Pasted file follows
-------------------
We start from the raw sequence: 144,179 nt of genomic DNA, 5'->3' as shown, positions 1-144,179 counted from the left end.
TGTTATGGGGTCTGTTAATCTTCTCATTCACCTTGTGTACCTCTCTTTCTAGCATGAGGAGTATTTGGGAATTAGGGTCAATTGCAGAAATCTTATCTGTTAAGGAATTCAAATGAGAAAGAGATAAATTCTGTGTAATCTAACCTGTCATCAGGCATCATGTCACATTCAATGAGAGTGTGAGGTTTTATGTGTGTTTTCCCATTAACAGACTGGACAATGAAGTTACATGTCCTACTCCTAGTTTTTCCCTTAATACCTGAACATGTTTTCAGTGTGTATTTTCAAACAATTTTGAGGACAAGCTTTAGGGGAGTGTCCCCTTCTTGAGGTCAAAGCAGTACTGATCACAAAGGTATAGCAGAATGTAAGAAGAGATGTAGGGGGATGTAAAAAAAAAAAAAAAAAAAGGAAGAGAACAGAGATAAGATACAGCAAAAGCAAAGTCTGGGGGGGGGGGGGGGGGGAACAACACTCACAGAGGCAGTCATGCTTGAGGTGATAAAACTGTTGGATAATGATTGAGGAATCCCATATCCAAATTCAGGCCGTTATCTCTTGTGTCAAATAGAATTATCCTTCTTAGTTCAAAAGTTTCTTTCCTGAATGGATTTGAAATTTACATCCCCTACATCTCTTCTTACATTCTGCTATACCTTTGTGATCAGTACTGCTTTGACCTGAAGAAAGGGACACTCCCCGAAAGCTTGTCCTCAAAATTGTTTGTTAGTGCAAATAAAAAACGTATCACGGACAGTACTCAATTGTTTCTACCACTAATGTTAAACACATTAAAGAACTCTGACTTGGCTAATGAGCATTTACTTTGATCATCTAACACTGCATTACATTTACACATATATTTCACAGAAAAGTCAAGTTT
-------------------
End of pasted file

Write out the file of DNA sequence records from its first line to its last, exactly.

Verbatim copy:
We start from the raw sequence: 144,179 nt of genomic DNA, 5'->3' as shown, positions 1-144,179 counted from the left end.
TGTTATGGGGTCTGTTAATCTTCTCATTCACCTTGTGTACCTCTCTTTCTAGCATGAGGAGTATTTGGGAATTAGGGTCAATTGCAGAAATCTTATCTGTTAAGGAATTCAAATGAGAAAGAGATAAATTCTGTGTAATCTAACCTGTCATCAGGCATCATGTCACATTCAATGAGAGTGTGAGGTTTTATGTGTGTTTTCCCATTAACAGACTGGACAATGAAGTTACATGTCCTACTCCTAGTTTTTCCCTTAATACCTGAACATGTTTTCAGTGTGTATTTTCAAACAATTTTGAGGACAAGCTTTAGGGGAGTGTCCCCTTCTTGAGGTCAAAGCAGTACTGATCACAAAGGTATAGCAGAATGTAAGAAGAGATGTAGGGGGATGTAAAAAAAAAAAAAAAAAAAGGAAGAGAACAGAGATAAGATACAGCAAAAGCAAAGTCTGGGGGGGGGGGGGGGGGGAACAACACTCACAGAGGCAGTCATGCTTGAGGTGATAAAACTGTTGGATAATGATTGAGGAATCCCATATCCAAATTCAGGCCGTTATCTCTTGTGTCAAATAGAATTATCCTTCTTAGTTCAAAAGTTTCTTTCCTGAATGGATTTGAAATTTACATCCCCTACATCTCTTCTTACATTCTGCTATACCTTTGTGATCAGTACTGCTTTGACCTGAAGAAAGGGACACTCCCCGAAAGCTTGTCCTCAAAATTGTTTGTTAGTGCAAATAAAAAACGTATCACGGACAGTACTCAATTGTTTCTACCACTAATGTTAAACACATTAAAGAACTCTGACTTGGCTAATGAGCATTTACTTTGATCATCTAACACTGCATTACATTTACACATATATTTCACAGAAAAGTCAAGTTT